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Sunday, July 17, 2005

Rob Costlow

I heard one of his tracks for the first time on Adam curry's daily source code podcast. Instantly, I thought "man, that's some very good movie score".
Rob Costlow is a new artist trying to find his way into the music business and his CDs are not yet available in US music stores (I don't think it is avaiable here in Europe either).
He plays keyboards (piano) and he says that his ultimate goal is to create music for television and film.
Keep up the good work Rob and you will be there.
You can freely download a couple of his songs of garageband.

Saturday, July 16, 2005

Bricked iPod

Here is the situation, my iPod (4th Generation, 20 gegs) is currently unusable. Today, after fully charging the iPod using the AC adaptor, I plugged it into my machine. I didn't wait to see what was going on cause usually it gets auto mounted and synched with my iTunes podcasts. When I came back to the computer, the iPod was displaying the "Do not disconnect" message but it didn't appear to be mounted either (No iPod icon on the desktop or in iTunes). Fine, the iPod froze on me a couple of times before, so I decided to reset it like I usually do. No matter what I did the "Do not disconnect" message won't go away.

I have googled for some advice and apparently the ultimate solution is to leave it for a day or two till the battery drains. I still don't know though if this have anything to do with the recent 10.4.2 update or not.
Now only if iPods were running the Linux kernel ;)

Thursday, July 07, 2005

Me and OS X (Part two)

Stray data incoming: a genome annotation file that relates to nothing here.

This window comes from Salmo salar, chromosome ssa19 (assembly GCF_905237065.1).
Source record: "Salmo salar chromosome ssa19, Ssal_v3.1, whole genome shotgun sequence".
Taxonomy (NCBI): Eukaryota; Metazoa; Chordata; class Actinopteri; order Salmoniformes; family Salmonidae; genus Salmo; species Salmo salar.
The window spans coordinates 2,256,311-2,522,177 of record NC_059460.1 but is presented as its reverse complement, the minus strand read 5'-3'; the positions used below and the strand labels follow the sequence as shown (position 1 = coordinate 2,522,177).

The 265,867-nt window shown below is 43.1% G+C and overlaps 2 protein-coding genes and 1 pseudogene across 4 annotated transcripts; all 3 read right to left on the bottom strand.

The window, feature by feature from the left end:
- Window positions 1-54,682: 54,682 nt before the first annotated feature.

Instant Messaging

In the GNU/Linux world, I have been using Kopete. Kopete is KDE's instant messenger just like kMail is KDE's mail client (I told you I am a KDE diehard). Of course, there is Gaim, famous for its library libgaim which powers many other multi-protocol messengers like Adium and Proteus. However, I didn't dig Gaim mainly because of its GUI. Gaim is a GTK based application, which in a QT environment, feels out of place.
Gaim is more robust and stable though. At times when I couldn't connect to MSN through kopete, Gaim did work just fine. Moreover, the file transfer support in Gaim is by far superior to that of kopete's.

In OS X, Apple provides iChat pre-installed in OS X. iChat uses AOL's AIM protocol. But given all of my friends are either on MSN, Jabber or Yahoo iChat was pretty useless to me.

Let me take the opportunity here to give you a quick idea about the state of MS products on the Mac. Unlike GNU/Linux, MS has its MS office suite for mac as well as other products like MSN Messenger and Virtual PC. The only problem is that MS products for Mac are not always as updated as their WIndows counterparts .
For two long years I was able to get away without using a single MS product on my personal machine, and heck I can do it again in OS X. After all, OS X is just UNIX with the nice shinny Aqua slapped on top of it.

Adium to the rescue. Think Gaim done the Apple way, that's what Adium really is. It is by far one of the best messengers I have ever used. It is skinnable, very stable and you can change about everything in it. And yes, it uses libgaim !

The "Where is apt-get?" dilemma

Now imagine this for a sec, what if I told you that some OS has a secret button that when hit it updates/patches all of your installed programs including the Operating System itself.
Think of the wasted time and hassle such a button would save you from. Instead of updating you OS manually as well as cycling through each and every installed program and updating it individually (either by checking the author's site or by using a built-in updates checker).

Well, Debian has such a magic button. In fact they have had this button since the stone age. That is what apt-get is all about. Apt-get is Debian's package management system.
The command "apt-get update && apt-get upgrade" checks for new versions for every single piece of software installed on your machine downloading and installing it. How cool is that ;)
Moreover, apt-get can be used to install new programs, remove previously installed programs and above all resolve dependencies.